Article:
Heading into last season, when Leafs fans were talking online about Toronto making the playoffs, I paid no attention to it. How was a team that finished dead last in the league just a year prior supposed to think that the playoffs were anywhere close to within reach? Then the season started and the Leafs were winning— something we’d seen too many times before they bottomed out near the midway mark of the season.
Over halfway through last season, they were still in playoff contention and it was neat to see. Then it actually happened— the Leafs locked up a playoff spot by beating the now back-to-back Stanley Cup champion Pittsburgh Penguins. There were a whole lot of people that really couldn’t believe what a quick turnaround they had just seen in just the span of one season.
Flash forward to now. It’s August of 2017 and people are actually saying the Toronto Maple Leafs could be a legitimate contender this season. Absurd, right? Well, at this point, no. It’s actually realistic. A little while ago, Lou Lamoriello was asked if he thought the window for Toronto to win a Cup was closing. Sure, Toronto will have challenges working around the cap to protect the future core of the team; however, the window is definitely not closing—but it sure is open.
As Good a Time as Any For Leafs
It’s hard to think the opportunity for Toronto to win was present last year. Looking at star-studded rosters like those of Pittsburgh and Washington, the Leafs weren’t winning a Cup last year—it was about development.
But as soon as Marcus Johansson scored that series-clinching goal to break the hearts of 20,000 fans in the Air Canada Centre and thousands more watching outside, attention turned to next year. Now that “next year” has become “this year,” there’s a specific moment that opened the window for the Leafs to become Cup contenders. That moment is when they signed Patrick Marleau.
Now before anyone rips into the signing, I’ll acknowledge that it is definitely a bad contract. I myself was one of the first people taking to Twitter to promote that. He isn’t worth $6.25 million at this stage in his career—really, $4.5 million would have been more accurate. He shouldn’t be signed for three years—two would be more than enough for a team that will be dishing out huge cheques in the coming years to rising stars. But the Marleau signing was a statement—a statement that the Leafs are ready to win.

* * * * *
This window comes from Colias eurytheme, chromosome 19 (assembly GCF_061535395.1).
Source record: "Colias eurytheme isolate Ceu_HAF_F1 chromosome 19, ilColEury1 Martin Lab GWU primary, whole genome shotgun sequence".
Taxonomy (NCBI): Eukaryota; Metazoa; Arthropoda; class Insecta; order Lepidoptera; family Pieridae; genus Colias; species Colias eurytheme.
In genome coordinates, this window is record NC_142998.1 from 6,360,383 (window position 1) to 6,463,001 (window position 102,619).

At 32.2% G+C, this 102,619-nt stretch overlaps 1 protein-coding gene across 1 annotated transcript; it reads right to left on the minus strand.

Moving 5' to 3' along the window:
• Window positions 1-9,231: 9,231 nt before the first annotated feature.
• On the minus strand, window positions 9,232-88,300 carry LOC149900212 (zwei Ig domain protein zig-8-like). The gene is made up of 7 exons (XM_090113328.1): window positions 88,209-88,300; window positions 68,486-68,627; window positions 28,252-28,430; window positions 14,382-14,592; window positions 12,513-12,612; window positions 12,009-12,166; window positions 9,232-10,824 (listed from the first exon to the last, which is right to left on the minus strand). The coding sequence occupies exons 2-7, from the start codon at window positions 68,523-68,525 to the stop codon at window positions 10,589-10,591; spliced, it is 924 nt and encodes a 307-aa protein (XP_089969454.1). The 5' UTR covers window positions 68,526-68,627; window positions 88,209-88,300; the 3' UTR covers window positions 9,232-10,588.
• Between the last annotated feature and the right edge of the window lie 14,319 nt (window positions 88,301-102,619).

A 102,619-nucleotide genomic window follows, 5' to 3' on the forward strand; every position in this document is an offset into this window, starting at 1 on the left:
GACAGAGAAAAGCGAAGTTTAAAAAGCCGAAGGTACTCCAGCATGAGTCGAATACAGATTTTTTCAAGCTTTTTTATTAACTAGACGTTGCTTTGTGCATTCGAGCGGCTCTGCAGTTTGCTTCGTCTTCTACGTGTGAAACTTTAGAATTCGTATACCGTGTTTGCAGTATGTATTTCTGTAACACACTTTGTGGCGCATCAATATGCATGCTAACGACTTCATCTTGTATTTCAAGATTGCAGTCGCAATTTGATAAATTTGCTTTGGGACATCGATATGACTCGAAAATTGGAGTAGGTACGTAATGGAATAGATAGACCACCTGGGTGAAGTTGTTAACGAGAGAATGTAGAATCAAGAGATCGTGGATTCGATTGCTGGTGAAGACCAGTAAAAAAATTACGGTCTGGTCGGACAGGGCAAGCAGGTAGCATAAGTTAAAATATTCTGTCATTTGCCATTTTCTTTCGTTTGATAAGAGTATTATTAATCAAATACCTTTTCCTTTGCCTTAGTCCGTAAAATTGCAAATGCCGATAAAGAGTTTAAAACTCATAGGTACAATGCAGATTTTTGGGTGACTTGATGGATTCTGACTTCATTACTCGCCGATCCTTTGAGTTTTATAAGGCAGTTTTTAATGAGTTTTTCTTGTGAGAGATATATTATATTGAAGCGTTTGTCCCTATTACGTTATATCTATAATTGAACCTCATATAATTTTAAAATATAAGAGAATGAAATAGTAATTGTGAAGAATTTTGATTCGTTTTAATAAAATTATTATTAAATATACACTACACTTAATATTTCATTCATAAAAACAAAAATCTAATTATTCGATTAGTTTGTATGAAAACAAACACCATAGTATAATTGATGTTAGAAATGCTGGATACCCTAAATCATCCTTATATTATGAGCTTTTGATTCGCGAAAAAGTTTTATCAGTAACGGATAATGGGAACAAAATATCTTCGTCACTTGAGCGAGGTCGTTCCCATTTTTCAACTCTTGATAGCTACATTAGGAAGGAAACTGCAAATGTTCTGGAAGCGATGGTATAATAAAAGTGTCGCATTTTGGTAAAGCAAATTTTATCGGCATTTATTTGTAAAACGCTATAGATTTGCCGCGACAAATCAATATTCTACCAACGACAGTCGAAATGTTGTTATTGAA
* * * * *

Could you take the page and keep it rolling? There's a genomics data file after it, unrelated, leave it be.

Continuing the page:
The Leafs’ Roster Breakdown
You look at the forward group, where Nazem Kadri just had the best year of his career and is hitting his prime. Where James van Riemsdyk, who only has one year left on his contract, showed flashes of brilliance this season playing with Tyler Bozak and Mitch Marner. Then you look at Marner, Auston Matthews, and William Nylander, who are all poised to become All-Stars for the team and right now, coming at the cheapest price they ever will in their careers. Add in Patrick Marleau, a two-time Olympic gold medalist, and the Leafs’ forward group is probably top-five in the entire NHL.
In goal there’s Frederik Andersen, who was stellar through most of the season for Toronto. At 28 years old, he’s hitting the peak of his career and he showed he can handle the pressure when it counts.
Then you evaluate Toronto’s defence corps, heavily criticized for lacking a top-four right-handed defenceman. Sure, the Leafs are missing their Drew Doughty, but comparing this group to the defence corps Pittsburgh won with last year without Kris Letang, there isn’t all that much of a gap skill-wise. Morgan Reilly struggled a bit last year, but he’s still on pace to be a permanent top-pair defenceman, Nikita Zaitsev produced great offensively, for what was just, keep in mind, his rookie season and Jake Gardiner…was actually solid for most of the year.
Add in now Stanley Cup champion Ron Hainsey and background pieces like Connor Carrick and Travis Dermott (or any other prospect) and Toronto’s defence isn’t weak. It’s average or even a touch better, not the wreck a lot of people make it out to be. I’ll make a bold statement and say it’s one that can carry Toronto deep into the playoffs.
Maple Leafs Comparisons
Comparing the Leafs’ group of young talent to the teams that came before, it shouldn’t seem out of the realm of possibility that the Leafs could contend. The Pittsburgh Penguins were in the Stanley Cup Finals in just the second year with Sidney Crosby and Evgeni Malkin together and won the year after. The Chicago Blackhawks were in the Eastern Conference Finals in just the second year with Patrick Kane and Jonathan Toews together and won the year after that. Just because Toronto’s core group of players is young, doesn’t mean they aren’t ready to win.
Most of the other teams in the Atlantic Division arguably got weaker. Ottawa is down Marc Methot, Montreal lost Alex Radulov and Andrei Markov, and Boston is in a perpetual state of “we’re still trying to be competitive with aging players, but refuse to fully rebuild.” This is the time for Toronto to capitalize.
Now, there’s still beyond an excellent chance the Leafs won’t win the cup this year. Pittsburgh will ice what is still probably the best team in the NHL’s salary cap era. They won’t be easy to beat. The New York Rangers improved and Columbus got Artemi Panarin. The Eastern Conference still looks scary good. But this is the time for Toronto to start trying. They don’t need to win this year, but the mindset should no longer just be “let’s see what happens.” This is the time for it to change to “we’re ready to contend for a Stanley Cup.”
Ben is a journalism student at Ryerson University and covers the Toronto Maple Leafs.